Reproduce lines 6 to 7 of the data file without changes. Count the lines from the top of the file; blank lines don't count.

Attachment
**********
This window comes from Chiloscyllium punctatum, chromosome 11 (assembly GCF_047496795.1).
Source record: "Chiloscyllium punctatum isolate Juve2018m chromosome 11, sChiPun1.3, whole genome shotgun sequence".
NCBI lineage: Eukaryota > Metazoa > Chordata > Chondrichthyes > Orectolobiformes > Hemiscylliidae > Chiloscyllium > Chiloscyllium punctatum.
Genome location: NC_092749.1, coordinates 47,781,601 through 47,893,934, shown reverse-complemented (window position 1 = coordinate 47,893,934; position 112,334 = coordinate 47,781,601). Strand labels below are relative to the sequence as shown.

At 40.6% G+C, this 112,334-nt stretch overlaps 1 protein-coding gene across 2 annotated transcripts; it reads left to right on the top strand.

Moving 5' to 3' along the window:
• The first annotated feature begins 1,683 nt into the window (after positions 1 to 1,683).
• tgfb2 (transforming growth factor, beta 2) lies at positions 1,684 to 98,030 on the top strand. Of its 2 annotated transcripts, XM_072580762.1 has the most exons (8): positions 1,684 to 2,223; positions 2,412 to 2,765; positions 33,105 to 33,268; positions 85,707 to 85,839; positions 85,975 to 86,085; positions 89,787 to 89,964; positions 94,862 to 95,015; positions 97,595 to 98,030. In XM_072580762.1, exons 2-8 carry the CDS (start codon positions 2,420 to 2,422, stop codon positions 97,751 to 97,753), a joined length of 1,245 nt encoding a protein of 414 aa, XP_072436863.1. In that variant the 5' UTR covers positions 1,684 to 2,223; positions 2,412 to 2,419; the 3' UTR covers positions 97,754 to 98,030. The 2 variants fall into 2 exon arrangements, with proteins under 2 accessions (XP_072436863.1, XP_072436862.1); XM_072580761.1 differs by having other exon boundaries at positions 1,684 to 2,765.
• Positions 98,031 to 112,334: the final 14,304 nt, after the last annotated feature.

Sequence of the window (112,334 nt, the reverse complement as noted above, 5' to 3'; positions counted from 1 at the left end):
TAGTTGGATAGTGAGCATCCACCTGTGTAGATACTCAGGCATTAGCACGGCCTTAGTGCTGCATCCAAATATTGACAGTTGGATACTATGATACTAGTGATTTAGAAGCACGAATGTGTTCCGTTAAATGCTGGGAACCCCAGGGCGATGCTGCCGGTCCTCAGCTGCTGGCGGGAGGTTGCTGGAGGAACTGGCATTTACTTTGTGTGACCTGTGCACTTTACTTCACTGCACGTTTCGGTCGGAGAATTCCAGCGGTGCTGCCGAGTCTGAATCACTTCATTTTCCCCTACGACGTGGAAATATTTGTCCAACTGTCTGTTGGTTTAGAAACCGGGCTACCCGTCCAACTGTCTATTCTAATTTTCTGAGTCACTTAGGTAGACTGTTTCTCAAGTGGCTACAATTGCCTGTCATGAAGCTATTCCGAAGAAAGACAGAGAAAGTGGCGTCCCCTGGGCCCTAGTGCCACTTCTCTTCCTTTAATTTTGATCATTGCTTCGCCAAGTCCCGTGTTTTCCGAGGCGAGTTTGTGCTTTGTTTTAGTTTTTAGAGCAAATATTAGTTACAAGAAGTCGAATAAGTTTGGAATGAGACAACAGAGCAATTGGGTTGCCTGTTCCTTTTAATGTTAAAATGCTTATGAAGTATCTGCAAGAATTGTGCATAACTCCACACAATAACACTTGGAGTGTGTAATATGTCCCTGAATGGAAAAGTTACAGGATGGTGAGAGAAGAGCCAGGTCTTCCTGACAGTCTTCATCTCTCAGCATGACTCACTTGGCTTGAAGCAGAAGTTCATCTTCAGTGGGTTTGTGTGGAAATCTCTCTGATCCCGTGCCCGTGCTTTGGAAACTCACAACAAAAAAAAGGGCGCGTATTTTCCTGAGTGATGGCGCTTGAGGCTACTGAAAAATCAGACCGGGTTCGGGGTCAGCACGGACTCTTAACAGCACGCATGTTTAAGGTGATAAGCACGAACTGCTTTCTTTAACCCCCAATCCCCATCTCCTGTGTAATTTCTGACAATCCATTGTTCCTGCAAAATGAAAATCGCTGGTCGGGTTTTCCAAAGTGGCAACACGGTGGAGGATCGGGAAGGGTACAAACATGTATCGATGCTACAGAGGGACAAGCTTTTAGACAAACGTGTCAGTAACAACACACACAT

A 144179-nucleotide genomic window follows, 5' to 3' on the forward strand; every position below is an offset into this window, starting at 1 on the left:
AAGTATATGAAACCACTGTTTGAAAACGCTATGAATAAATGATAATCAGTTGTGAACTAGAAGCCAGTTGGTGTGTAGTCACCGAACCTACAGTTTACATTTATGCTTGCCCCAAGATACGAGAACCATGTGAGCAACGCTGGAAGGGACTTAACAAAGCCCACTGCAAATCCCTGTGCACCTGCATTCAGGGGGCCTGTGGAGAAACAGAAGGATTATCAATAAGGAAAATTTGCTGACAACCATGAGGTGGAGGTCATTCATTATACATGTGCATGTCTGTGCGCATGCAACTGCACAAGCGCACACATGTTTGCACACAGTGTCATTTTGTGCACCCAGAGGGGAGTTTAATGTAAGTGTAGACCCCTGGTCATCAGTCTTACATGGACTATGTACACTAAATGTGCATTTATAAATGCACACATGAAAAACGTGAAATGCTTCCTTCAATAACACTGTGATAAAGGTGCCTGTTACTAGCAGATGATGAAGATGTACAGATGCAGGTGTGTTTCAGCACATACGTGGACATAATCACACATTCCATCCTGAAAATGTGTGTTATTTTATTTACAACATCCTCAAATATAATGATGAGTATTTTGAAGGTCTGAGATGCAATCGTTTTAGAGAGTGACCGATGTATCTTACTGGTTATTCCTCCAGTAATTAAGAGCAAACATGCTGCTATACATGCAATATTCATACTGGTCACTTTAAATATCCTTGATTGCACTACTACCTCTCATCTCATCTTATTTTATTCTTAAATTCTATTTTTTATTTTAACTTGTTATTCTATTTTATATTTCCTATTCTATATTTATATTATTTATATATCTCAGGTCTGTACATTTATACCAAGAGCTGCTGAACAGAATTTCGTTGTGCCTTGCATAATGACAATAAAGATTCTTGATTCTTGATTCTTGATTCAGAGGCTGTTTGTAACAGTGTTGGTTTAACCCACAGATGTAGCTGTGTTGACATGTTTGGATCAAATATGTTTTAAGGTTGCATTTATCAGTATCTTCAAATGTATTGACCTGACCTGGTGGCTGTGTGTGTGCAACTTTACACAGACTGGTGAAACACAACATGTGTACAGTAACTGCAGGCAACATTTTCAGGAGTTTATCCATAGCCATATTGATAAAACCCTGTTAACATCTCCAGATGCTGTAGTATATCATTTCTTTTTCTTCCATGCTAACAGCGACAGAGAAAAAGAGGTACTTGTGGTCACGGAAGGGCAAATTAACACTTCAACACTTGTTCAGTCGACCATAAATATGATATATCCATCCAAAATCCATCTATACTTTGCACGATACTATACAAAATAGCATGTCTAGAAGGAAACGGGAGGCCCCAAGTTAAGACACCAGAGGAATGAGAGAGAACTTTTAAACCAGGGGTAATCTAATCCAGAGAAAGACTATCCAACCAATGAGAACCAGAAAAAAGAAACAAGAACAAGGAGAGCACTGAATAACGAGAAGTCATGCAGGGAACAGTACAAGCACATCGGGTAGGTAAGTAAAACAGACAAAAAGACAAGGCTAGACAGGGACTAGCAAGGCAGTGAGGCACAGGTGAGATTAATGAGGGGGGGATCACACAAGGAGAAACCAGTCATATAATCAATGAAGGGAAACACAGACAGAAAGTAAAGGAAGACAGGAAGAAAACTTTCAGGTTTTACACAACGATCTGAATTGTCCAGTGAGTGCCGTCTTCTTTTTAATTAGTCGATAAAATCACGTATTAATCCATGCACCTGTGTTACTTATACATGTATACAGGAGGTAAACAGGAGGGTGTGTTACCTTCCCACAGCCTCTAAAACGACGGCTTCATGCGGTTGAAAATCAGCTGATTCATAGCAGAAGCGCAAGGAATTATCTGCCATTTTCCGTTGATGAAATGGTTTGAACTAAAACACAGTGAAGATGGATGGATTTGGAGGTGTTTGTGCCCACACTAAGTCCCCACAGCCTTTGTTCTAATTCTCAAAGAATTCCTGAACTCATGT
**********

Moving 5' to 3' along the window:
• The first annotated feature begins 1,683 nt into the window (after positions 1 to 1,683).